Shrine to Hollywood actor discovered under stairwell

A makeshift shrine to actor Steve Buscemi was found in a Green Hall crawl space on Wednesday. Facilities Management officials removed it because of safety concerns. Photo courtesy of Maddy Gathright.


Two students discovered a makeshift shrine to actor Steve Buscemi, best known for his roles in “Fargo” and “Reservoir Dogs,” under a stairwell in Green Hall on Wednesday.

Literary studies junior Maddy Gathright and her friend, economics senior Katie Brannon, were walking upstairs to a computer lab in Green Hall to study when they saw traffic cones near the bottom of the stairwell. Brannon said she went to investigate and noticed a small door at the bottom of the stairs was open. After going inside, Brannon found a framed photo of Buscemi, alongside prayer candles, a toy phone and a used pregnancy test, among other items. It is unclear as to who created the shrine. This comes after the discovery of a Danny DeVito shrine in a New York college earlier this month.

“I didn’t believe (Brannon) at first — I thought she was just trying to get me down there,” Gathright said. “I go down there to see if I could stick my arm in the door and look around the corner … so I was gonna follow her in there, and (the shrine) was actually there, and I was like, ‘I cannot believe this.’”

Gathright recorded their experience in a video that was later shared on the UTD subreddit and Twitter, where it has received nearly 2,000 likes. Brannon said her original intent in going to the bottom of the stairwell was to take a traffic cone, as she has a hobby for collecting them.

“My other best friend lives in Hawaii, and there’s traffic cones everywhere — there are literally piles in the street,” Brannon said. “(She) and I tried to see if I could lean out the window and grab a traffic cone without her stopping … we would tuck them into bed and her husband would get (mad), so now I have a thing for traffic cones.”

Brannon said that after finding the shrine, she decided to add to it on her way out of the building.

“I added batteries, a friendship bracelet and a whiteboard eraser,” she said. “I made up the meanings for them after I left, because that’s how my brain works. The bracelet was mine, I found the batteries on the ground and I may have swiped the eraser from a board that doesn’t belong to me.”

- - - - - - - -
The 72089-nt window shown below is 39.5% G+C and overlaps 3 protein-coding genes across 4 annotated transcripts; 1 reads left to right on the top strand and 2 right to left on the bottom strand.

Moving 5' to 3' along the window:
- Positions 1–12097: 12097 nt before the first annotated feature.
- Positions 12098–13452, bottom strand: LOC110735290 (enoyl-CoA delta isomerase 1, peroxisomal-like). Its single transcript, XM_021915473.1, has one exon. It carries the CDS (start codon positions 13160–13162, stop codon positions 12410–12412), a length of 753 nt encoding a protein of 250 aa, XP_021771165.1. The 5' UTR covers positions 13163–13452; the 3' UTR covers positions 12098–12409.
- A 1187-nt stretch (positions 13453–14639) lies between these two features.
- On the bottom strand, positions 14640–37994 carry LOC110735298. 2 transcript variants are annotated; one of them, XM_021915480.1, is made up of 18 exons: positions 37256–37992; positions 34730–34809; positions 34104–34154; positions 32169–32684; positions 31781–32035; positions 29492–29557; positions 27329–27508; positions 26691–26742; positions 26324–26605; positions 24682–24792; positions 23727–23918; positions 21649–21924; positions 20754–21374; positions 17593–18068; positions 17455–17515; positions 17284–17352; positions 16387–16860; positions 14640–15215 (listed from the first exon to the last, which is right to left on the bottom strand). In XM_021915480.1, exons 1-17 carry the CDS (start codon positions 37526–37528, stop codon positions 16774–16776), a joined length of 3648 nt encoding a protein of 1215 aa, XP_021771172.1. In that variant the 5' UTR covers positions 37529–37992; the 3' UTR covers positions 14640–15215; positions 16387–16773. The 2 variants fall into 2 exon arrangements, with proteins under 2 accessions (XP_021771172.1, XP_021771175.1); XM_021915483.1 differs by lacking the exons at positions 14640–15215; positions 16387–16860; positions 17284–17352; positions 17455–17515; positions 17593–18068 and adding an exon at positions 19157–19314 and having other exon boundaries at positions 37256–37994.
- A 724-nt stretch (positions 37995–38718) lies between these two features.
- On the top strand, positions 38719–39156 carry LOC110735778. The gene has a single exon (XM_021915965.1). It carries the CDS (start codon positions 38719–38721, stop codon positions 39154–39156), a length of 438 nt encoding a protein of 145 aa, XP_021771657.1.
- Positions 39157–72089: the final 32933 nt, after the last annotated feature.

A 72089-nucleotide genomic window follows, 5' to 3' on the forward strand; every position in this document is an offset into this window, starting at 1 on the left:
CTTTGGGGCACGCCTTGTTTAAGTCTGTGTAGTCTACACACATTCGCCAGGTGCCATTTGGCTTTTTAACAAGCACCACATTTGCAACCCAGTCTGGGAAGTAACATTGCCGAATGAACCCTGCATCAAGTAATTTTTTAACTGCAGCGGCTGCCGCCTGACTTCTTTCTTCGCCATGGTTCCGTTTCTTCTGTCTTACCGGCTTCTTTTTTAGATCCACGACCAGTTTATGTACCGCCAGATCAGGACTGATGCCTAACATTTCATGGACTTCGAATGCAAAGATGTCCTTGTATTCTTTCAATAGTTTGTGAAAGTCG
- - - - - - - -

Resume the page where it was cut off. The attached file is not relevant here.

After the video was shared on social media, UTD’s official Twitter account responded with “#OnlyatUTD.” Shortly after the university’s response on Nov. 29, students noticed the shrine was gone, but not before a student edited the university’s Wikipedia page to change the mascot from Temoc to Steve Buscemi. Director of Physical Plant Services Kelly Kinnard said the shrine was removed due to safety concerns.

“When I got (to campus), I went and checked it out and found the shrine. I’m still a little confused by it, quite honestly, but what I noticed is that it’s in a crawl space under a stairwell,” Kinnard said. “Once you’re inside there, it’s completely dark, very easy to get hurt — there’s large support beams that, if you can’t see them, you’re gonna nail your head on them. There’s electrical conduits. It’s just not a safe place to put the shrine.”

Kinnard said the shrine itself wasn’t an issue, as his concerns were primarily for student safety. The crawl space originally had a hatch on it that required tools to open it, and Kinnard said he suspects the students who placed the shrine used those tools to open the hatch. The crawl spaces are now padlocked. Kinnard said he’s unsure about what was done with the contents of the shrine.

“We certainly don’t mind the students having fun,” Kinnard said. “We just don’t want anyone to get hurt.”


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